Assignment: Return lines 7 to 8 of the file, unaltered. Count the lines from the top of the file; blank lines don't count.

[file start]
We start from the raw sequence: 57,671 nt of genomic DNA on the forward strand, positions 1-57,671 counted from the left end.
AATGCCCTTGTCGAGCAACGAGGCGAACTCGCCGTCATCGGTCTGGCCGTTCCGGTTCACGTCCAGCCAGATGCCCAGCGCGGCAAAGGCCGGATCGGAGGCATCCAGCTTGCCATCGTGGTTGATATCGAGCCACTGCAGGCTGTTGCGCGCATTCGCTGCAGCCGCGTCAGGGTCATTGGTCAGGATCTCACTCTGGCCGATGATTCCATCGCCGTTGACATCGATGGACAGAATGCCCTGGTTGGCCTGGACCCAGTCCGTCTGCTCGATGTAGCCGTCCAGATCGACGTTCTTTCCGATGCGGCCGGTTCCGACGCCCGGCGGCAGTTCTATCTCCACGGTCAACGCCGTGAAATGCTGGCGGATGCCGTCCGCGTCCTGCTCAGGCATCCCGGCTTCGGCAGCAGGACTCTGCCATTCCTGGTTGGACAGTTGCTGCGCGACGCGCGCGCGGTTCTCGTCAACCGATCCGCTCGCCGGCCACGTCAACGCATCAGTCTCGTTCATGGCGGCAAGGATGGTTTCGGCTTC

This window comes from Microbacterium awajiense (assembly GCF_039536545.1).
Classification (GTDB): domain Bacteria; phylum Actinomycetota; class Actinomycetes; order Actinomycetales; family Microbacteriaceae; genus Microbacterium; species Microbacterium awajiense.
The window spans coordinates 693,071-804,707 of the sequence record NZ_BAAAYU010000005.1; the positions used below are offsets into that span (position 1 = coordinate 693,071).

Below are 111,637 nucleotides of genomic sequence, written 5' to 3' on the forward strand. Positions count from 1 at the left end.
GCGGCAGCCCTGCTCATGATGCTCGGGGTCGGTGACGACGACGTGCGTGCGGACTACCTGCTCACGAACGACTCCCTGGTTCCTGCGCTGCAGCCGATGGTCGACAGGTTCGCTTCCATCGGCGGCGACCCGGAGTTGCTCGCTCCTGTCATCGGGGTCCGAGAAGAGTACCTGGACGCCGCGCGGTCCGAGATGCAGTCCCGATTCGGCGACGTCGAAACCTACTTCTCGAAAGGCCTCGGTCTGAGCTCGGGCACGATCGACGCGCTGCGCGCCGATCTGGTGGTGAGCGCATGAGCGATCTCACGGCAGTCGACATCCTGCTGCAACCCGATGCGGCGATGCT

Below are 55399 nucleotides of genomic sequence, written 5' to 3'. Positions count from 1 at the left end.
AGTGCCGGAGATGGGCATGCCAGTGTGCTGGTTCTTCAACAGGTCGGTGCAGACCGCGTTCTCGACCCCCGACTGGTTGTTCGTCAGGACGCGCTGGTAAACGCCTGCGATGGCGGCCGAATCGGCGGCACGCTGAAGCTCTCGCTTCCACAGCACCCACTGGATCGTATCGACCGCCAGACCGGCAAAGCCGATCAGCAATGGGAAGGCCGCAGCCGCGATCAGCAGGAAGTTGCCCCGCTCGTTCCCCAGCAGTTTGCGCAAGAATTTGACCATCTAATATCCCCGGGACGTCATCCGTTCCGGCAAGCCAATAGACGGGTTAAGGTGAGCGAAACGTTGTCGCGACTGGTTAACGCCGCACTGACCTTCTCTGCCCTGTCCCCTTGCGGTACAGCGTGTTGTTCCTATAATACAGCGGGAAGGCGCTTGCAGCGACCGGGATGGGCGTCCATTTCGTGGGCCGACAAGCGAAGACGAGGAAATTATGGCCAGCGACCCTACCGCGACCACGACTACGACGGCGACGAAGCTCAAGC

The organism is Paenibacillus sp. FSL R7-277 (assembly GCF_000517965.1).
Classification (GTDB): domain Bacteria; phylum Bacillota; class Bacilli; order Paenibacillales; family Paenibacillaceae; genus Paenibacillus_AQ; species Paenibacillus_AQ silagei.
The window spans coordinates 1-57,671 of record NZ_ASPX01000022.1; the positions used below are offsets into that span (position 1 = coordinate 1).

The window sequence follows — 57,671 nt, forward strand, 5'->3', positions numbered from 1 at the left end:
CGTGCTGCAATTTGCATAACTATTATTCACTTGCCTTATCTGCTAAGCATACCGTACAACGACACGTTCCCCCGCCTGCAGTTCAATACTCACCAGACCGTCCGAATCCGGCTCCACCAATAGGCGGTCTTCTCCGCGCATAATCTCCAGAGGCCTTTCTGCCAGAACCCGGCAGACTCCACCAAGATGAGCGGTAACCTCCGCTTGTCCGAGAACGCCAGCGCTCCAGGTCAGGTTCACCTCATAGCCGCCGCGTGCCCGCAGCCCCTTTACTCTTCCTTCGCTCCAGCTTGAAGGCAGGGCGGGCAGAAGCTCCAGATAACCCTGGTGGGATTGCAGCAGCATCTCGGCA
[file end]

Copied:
GCGGCAGCCCTGCTCATGATGCTCGGGGTCGGTGACGACGACGTGCGTGCGGACTACCTGCTCACGAACGACTCCCTGGTTCCTGCGCTGCAGCCGATGGTCGACAGGTTCGCTTCCATCGGCGGCGACCCGGAGTTGCTCGCTCCTGTCATCGGGGTCCGAGAAGAGTACCTGGACGCCGCGCGGTCCGAGATGCAGTCCCGATTCGGCGACGTCGAAACCTACTTCTCGAAAGGCCTCGGTCTGAGCTCGGGCACGATCGACGCGCTGCGCGCCGATCTGGTGGTGAGCGCATGAGCGATCTCACGGCAGTCGACATCCTGCTGCAACCCGATGCGGCGATGCT

Below are 55399 nucleotides of genomic sequence, written 5' to 3'. Positions count from 1 at the left end.